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      Bridging the Gap Between Prevention Research and Practice: The Interactive Systems Framework for Dissemination and Implementation

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          Abstract

          If we keep on doing what we have been doing, we are going to keep on getting what we have been getting. Concerns about the gap between science and practice are longstanding. There is a need for new approaches to supplement the existing approaches of research to practice models and the evolving community-centered models for bridging this gap. In this article, we present the Interactive Systems Framework for Dissemination and Implementation (ISF) that uses aspects of research to practice models and of community-centered models. The framework presents three systems: the Prevention Synthesis and Translation System (which distills information about innovations and translates it into user-friendly formats); the Prevention Support System (which provides training, technical assistance or other support to users in the field); and the Prevention Delivery System (which implements innovations in the world of practice). The framework is intended to be used by different types of stakeholders (e.g., funders, practitioners, researchers) who can use it to see prevention not only through the lens of their own needs and perspectives, but also as a way to better understand the needs of other stakeholders and systems. It provides a heuristic for understanding the needs, barriers, and resources of the different systems, as well as a structure for summarizing existing research and for illuminating priority areas for new research and action.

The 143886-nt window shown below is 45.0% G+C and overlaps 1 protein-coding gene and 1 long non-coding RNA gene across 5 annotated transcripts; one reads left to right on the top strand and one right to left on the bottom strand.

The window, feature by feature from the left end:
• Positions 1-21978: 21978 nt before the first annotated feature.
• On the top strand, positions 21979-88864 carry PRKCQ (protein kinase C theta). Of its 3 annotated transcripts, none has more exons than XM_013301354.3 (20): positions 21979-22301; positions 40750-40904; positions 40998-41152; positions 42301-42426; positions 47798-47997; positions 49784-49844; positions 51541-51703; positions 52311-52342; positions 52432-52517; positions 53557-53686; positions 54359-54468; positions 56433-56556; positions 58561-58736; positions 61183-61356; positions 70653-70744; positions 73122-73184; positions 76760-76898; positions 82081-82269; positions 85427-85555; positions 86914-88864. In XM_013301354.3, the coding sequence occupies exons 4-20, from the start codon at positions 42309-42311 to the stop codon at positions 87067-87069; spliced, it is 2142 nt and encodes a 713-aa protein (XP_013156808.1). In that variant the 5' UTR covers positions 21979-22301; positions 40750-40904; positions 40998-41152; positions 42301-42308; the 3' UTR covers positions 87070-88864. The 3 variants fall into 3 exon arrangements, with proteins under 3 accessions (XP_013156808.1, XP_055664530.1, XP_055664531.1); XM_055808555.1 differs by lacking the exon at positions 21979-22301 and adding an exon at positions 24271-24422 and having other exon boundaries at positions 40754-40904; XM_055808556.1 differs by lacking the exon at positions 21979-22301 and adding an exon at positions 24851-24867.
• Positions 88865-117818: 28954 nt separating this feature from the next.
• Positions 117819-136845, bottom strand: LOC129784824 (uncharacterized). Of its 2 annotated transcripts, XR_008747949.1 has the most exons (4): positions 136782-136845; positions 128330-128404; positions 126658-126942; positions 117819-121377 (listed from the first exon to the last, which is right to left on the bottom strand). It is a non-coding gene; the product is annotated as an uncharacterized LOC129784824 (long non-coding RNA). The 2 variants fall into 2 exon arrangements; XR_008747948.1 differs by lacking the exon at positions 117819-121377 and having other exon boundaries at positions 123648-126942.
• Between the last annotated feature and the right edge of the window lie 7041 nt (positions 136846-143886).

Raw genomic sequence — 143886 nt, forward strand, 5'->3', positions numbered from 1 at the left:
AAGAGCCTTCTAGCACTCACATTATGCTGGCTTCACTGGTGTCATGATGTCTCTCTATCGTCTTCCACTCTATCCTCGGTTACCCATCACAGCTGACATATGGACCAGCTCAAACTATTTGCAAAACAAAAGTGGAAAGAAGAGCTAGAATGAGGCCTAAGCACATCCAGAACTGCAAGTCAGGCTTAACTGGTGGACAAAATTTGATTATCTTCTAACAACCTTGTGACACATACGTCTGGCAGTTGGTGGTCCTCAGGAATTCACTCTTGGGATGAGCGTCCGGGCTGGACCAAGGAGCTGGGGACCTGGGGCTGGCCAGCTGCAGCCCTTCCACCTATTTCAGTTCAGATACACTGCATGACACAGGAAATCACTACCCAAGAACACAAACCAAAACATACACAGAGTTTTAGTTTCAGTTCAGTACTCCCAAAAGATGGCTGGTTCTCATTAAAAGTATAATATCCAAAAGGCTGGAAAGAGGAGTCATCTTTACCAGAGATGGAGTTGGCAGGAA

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          Most cited references67

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              The new frontier for prevention research involves building a scientific knowledge base on how to disseminate and implement effective prevention programs with fidelity. Toward this end, a brief overview of findings from the Blueprints for Violence Prevention-Replication Initiative is presented, identifying factors that enhance or impede a successful implementation of these programs. Findings are organized around five implementation tasks: site selection, training, technical assistance, fidelity, and sustainability. Overall, careful attention to each of these tasks, together with an independent monitoring of fidelity, produced a successful implementation with high fidelity and sustainability. A discussion of how these findings inform the present local adaptation-fidelity debate follows.
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                Author and article information

                Journal
                American Journal of Community Psychology
                Springer Science and Business Media LLC
                00910562
                June 2008
                June 2008
                February 27 2008
                : 41
                : 3-4
                : 171-181
                Affiliations
                [1 ]Department of Psychology; University of South Carolina; 29208 Columbia SC USA
                [2 ]Miami University; Oxford USA
                [3 ]Centers for Disease Control and Prevention; Atlanta USA
                [4 ]Georgia Division of Public Health; Atlanta USA
                Article
                10.1007/s10464-008-9174-z
                18302018
                755ceb28-3dfa-439b-9866-12e2b27ebf67
                © 2008

                http://doi.wiley.com/10.1002/tdm_license_1.1

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